Near Cleveland in Bradley County, Tennessee — The American South (East South Central)
Union IV Corps at Blue Springs
The Calm Before the Storm
Chaplain Father Peter Cooney wrote of a harsh winter and a 10-inch snowfall late in March. On February 10, 1864, Col. Grose and Col. Louis Waters, both based at Blue Springs, delivered patriotic speeches in Cleveland to more than 2,000 people who gathered to cheer the raising of the Stars and Stripes.
The Federals here also guarded against Confederate
Bottom left: IV Corps wagons near Blue Springs, 1864 - Courtesy U.S. Army Military History Institute
Top right: Easter Sunday 1864 services, Blue Springs, conducted by Father Peter Cooney, chaplain, 35th Indiana (First Irish) Infantry - Courtesy Library of Congress
Bottom right: 36th Indiana Infantry posing in battle formation, Blue Springs - Courtesy U.S. Army Military History Institute
Erected by Tennessee Civil War Trails.
Topics and series. This historical marker is listed in this topic list: War, US Civil. In addition, it is included in the Tennessee Civil War Trails series list.
Location. 35° 5.267′ N, 84° 54.601′ W. Marker is near Cleveland, Tennessee, in Bradley County. Marker is on Old Blue Springs Road west of Blue Springs Road Southeast, on the left when traveling west. Marker located at entrance to Blue Spring Park. Touch for mapTouch for directions.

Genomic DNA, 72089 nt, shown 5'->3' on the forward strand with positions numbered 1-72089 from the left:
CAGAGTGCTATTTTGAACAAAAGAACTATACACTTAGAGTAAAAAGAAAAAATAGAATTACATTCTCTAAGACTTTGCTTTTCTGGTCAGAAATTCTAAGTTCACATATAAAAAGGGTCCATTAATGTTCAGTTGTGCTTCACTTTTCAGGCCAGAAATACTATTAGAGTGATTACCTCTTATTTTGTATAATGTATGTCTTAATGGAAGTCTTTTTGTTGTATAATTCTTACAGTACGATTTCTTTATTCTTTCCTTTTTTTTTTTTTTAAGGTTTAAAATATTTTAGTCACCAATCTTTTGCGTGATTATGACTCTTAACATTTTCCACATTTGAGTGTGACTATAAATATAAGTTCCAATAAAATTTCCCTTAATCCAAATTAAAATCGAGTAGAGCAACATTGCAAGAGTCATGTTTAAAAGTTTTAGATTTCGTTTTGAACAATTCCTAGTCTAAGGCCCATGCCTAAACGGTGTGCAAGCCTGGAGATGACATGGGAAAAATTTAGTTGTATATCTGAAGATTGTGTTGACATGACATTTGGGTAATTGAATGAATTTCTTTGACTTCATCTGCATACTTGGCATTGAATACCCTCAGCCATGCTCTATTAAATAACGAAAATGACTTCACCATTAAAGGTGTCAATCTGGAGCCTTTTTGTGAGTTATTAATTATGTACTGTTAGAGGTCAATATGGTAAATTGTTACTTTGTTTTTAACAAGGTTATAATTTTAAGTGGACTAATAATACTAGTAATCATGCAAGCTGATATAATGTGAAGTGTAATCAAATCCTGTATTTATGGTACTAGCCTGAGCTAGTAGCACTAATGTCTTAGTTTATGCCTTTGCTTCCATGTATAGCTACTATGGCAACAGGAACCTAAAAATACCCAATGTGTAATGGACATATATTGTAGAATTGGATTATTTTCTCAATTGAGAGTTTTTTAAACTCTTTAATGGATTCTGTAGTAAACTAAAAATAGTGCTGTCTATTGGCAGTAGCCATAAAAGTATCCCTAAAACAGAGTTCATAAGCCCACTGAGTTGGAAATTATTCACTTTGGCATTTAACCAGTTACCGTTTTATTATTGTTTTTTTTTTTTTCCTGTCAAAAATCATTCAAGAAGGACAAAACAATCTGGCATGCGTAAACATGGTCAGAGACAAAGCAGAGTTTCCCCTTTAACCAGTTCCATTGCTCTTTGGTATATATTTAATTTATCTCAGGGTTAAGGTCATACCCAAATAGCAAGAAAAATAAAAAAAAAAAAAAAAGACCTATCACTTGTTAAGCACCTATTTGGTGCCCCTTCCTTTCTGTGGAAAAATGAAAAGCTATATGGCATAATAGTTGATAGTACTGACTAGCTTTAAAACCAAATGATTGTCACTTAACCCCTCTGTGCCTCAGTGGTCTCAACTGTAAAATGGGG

Other nearby markers. At least 8 other markers are within 6 miles of this marker, measured as the crow flies. De Soto's Route (approx. 4.4 miles away); Fort Hill Cemetery (approx. 4.9 miles away); Union Monument (approx. 5 miles away); Allen Grammar School (approx. 5.2 miles away); Cooper Cemetery (approx. 5.2 miles away); Cleveland Southern Railway Depot (approx. 5.2 miles away); Cleveland During the Civil War (approx. 5.3 miles away); Col. Benjamin Cleveland (approx. 5.3 miles away). Touch for a list and map of all markers in Cleveland.
Credits. This page was last revised on July 28, 2020. It was originally submitted on July 27, 2020, by Duane Marsteller of Murfreesboro, Tennessee. This page has been viewed 165 times since then and 30 times this year. Photos: 1, 2, 3, 4, 5. submitted on July 27, 2020, by Duane Marsteller of Murfreesboro, Tennessee. • Bernard Fisher was the editor who published this page.